I am a huge fan of your song "Sticking With You", that was published in SOS.
Such a great melody and feel, and really cool acoustic guitar playing!
Best regards
P.
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Re: Shure SM 58 clipping

Postby Scramble » Sun Feb 05, 2012 12:05 am

>Preamplifier, yes, indeed I had thought of that, still I wasn't sure that the preamp was the element clipping.

Sometimes there's something clipping and you think you've checked everything out but it's still there -- in that case you've got to check absolutely everything again. Try everything in another signal chain if possible (including the mic, in case it's a faulty one, although this is unlikely). Or try a different mic in the same signal chain. (Still probably a knob turned up too high somewhere -- turn everything down and start again).

>I am aware that the equipment mentioned above is dated and not professional.

Reaper is professional (despite being cheap). MT-50: old cassette multitracker -- never used it, but I suspect it would be pretty hard to get "Jack Ruston" type results with it. Even a cheap second-hand dedicated pre-amp would be better. But I'm not sure this is the source of your problem.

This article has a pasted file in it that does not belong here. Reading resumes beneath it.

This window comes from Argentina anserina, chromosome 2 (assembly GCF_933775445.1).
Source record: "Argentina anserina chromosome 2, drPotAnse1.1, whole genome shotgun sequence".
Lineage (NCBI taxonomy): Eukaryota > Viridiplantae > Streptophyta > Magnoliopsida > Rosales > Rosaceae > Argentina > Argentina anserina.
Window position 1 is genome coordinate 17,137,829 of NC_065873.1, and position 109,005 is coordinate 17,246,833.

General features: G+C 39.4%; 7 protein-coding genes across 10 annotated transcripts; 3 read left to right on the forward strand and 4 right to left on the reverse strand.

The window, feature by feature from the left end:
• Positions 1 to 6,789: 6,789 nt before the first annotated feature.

>no matter how much I normalize in Reaper (or any software for that matter), the sound never has the body and life I am looking for

Normalizing won't change the sound at all, it just turns up the volume.

Bear in mind that Jack's songs are the result of not only being a talented guy, but one who has spent a lifetime being both a professional musician and a professional engineer/producer (and he has access to more pro gear than you or I). But your results should improve a lot with some better gear, and -- more importantly -- the more you get to know how to record and mix.
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Re: Shure SM 58 clipping

Postby ef37a » Sun Feb 05, 2012 10:33 am

Jack Ruston wrote:It's not likely to be the mic clipping. Is it perhaps the pre or converter?

This is true^ I found some numbers a while ago for another forum. Went something like, 150dB SPL at 100Hz(worse case F) 1% THD and the output was about a volt rms!

They are OTTOMH and I can check them if anybody wishes but ballpark right.

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Re: Shure SM 58 clipping

Postby Jack Ruston » Sun Feb 05, 2012 10:37 am

Thanks for the very kind and quite undeserved comments.

The cassette multitracker is probably distorting. I bet it sounds great but it might be hard to get what you could call a hifi recording with it.

Do make sure that you're leaving a good ten dB above your loudest peaks in reaper. It might be that you're driving the multitracker output hard to get a higher level in reaper. And it might be that the multitracker is outputting consumer line level where the computer is expecting professional line level. This could lead to distortion at the analogue output of the multitracker.